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Title: Autonomous drone network : non-intrusive control and indoor formation positioning
Author: Harrington, Peter
ISNI:       0000 0004 9347 1062
Awarding Body: Northumbria University
Current Institution: Northumbria University
Date of Award: 2019
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The Teal Group estimated worldwide drone expenditure in 2013 to be $5.2 billion. Since then, worldwide drone expenditure has risen considerably, with the International Data Corporation (IDC) forecasting worldwide spending on drones to total $12.3 billion in 2019, with a compound annual growth rate (CAGR) forecast of 30.6% to 2022. As of 2019, Goldman Sachs report military applications account for 70% of the total spend with consumer applications accounting for 17%, and commercial/civil applications accounting for the remaining 13% where the latter are showing the fastest growth. Applications in construction, agriculture, offshore oil and gas, policing, journalism, border protection, mining and cinematography are predicted to see the greatest drone investment. As the demands increase, and particularly for applications that are time critical or that span large geographical areas, the single drone solution may be inadequate due to its limited energy and payload. A multiple drone solution, where the drones are networked and the drone’s position is established by GPS (global positioning system), is able to complete demanding applications more efficiently. In such systems however, the accuracy of GPS can be substantially compromised when deployed near tall buildings, trees, or bridges or if deployed indoors or underground. In this research, a drone position determination (DPD) algorithm, is proposed to overcome the shortcomings of GPS when satellite signals are compromised. An ad-hoc Wi-Fi network of autonomous quadcopter drones is constructed, as a platform to demonstrate the algorithm performance. To complement the DPD algorithm calculation, a method to estimate the distance flown, and also estimate the complete flightpath of a drone by considering the interaction of the angular velocities of a quadcopter’s four rotors (AVQR), is presented. The flight plan to examine the AVQR algorithm yields results enabling the distance flown to be calculated to an accuracy of 95%.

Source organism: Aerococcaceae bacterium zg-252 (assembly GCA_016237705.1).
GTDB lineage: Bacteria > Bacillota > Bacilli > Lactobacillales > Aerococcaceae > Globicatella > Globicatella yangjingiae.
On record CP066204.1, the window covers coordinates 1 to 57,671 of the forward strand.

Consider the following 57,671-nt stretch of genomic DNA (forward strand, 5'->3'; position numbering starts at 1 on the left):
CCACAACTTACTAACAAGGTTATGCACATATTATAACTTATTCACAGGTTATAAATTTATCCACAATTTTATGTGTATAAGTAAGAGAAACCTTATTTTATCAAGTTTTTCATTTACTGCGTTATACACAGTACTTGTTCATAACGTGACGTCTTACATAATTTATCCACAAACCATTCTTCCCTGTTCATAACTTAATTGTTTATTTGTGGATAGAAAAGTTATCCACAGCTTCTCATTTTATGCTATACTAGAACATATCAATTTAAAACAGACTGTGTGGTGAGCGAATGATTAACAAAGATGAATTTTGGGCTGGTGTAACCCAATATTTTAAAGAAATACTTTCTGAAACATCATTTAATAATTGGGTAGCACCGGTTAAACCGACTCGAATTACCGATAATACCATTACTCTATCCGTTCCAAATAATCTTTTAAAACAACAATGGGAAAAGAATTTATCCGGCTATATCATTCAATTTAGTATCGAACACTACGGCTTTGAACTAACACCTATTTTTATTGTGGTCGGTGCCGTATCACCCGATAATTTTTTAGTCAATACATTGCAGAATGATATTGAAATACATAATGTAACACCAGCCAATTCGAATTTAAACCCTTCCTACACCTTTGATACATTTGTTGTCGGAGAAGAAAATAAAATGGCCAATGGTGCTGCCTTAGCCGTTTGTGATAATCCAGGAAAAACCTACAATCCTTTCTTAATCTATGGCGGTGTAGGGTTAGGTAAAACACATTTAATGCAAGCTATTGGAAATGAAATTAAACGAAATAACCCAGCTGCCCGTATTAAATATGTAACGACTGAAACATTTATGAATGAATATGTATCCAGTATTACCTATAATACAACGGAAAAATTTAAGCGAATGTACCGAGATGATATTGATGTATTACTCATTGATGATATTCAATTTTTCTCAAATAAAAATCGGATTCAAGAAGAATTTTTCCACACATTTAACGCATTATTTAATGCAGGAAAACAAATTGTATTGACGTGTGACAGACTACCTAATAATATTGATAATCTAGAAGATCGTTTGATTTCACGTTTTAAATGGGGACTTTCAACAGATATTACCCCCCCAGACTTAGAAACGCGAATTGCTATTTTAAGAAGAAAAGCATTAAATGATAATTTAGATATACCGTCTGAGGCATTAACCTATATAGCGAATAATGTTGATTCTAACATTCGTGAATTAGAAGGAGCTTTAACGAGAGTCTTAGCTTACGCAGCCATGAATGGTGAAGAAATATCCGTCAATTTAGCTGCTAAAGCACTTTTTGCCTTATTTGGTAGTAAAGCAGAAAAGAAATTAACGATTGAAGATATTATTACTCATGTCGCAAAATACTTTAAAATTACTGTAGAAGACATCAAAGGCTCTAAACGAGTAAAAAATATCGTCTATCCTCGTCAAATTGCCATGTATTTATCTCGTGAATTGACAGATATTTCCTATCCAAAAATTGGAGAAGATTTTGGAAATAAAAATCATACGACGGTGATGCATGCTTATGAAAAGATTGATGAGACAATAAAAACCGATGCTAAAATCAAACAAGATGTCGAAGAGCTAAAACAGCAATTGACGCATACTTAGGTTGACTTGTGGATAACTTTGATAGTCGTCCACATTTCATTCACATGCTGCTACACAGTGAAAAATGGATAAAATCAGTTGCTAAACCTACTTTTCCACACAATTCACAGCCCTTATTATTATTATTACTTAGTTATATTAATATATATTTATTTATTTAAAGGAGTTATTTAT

Supervisor: Ng, Wai Pang Sponsor: Not available
Qualification Name: Thesis (Ph.D.) Qualification Level: Doctoral
EThOS ID:  DOI: Not available
Keywords: G400 Computer Science ; G900 Others in Mathematical and Computing Sciences